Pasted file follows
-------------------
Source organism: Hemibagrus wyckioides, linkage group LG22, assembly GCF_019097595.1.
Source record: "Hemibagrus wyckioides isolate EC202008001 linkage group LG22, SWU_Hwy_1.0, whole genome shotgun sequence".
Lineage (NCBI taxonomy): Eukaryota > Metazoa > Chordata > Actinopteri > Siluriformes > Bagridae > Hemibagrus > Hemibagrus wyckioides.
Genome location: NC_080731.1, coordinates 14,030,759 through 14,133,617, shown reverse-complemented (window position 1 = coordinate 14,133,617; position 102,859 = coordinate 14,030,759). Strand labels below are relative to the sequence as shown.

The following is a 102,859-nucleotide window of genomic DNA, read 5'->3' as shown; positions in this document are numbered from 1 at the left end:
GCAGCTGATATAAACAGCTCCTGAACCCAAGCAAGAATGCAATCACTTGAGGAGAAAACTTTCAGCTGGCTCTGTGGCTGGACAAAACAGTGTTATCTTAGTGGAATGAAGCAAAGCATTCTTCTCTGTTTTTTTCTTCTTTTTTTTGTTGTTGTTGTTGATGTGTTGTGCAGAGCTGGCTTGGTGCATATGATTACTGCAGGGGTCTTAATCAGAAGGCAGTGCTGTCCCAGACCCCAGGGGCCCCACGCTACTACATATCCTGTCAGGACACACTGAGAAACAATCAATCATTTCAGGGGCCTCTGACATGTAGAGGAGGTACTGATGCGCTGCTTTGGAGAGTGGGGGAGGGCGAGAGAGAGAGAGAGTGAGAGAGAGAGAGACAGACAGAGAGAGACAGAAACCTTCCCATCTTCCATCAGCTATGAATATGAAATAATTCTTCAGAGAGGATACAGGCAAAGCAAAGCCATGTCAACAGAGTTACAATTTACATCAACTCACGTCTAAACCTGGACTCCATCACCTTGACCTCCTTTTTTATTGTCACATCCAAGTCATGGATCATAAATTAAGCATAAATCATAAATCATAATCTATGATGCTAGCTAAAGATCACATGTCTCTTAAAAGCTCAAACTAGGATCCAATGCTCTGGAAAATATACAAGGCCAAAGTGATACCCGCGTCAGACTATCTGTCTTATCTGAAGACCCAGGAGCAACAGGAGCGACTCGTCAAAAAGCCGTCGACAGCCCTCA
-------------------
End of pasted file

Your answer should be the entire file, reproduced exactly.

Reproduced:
Source organism: Hemibagrus wyckioides, linkage group LG22, assembly GCF_019097595.1.
Source record: "Hemibagrus wyckioides isolate EC202008001 linkage group LG22, SWU_Hwy_1.0, whole genome shotgun sequence".
Lineage (NCBI taxonomy): Eukaryota > Metazoa > Chordata > Actinopteri > Siluriformes > Bagridae > Hemibagrus > Hemibagrus wyckioides.
Genome location: NC_080731.1, coordinates 14,030,759 through 14,133,617, shown reverse-complemented (window position 1 = coordinate 14,133,617; position 102,859 = coordinate 14,030,759). Strand labels below are relative to the sequence as shown.

The following is a 102,859-nucleotide window of genomic DNA, read 5'->3' as shown; positions in this document are numbered from 1 at the left end:
GCAGCTGATATAAACAGCTCCTGAACCCAAGCAAGAATGCAATCACTTGAGGAGAAAACTTTCAGCTGGCTCTGTGGCTGGACAAAACAGTGTTATCTTAGTGGAATGAAGCAAAGCATTCTTCTCTGTTTTTTTCTTCTTTTTTTTGTTGTTGTTGTTGATGTGTTGTGCAGAGCTGGCTTGGTGCATATGATTACTGCAGGGGTCTTAATCAGAAGGCAGTGCTGTCCCAGACCCCAGGGGCCCCACGCTACTACATATCCTGTCAGGACACACTGAGAAACAATCAATCATTTCAGGGGCCTCTGACATGTAGAGGAGGTACTGATGCGCTGCTTTGGAGAGTGGGGGAGGGCGAGAGAGAGAGAGAGTGAGAGAGAGAGAGACAGACAGAGAGAGACAGAAACCTTCCCATCTTCCATCAGCTATGAATATGAAATAATTCTTCAGAGAGGATACAGGCAAAGCAAAGCCATGTCAACAGAGTTACAATTTACATCAACTCACGTCTAAACCTGGACTCCATCACCTTGACCTCCTTTTTTATTGTCACATCCAAGTCATGGATCATAAATTAAGCATAAATCATAAATCATAATCTATGATGCTAGCTAAAGATCACATGTCTCTTAAAAGCTCAAACTAGGATCCAATGCTCTGGAAAATATACAAGGCCAAAGTGATACCCGCGTCAGACTATCTGTCTTATCTGAAGACCCAGGAGCAACAGGAGCGACTCGTCAAAAAGCCGTCGACAGCCCTCA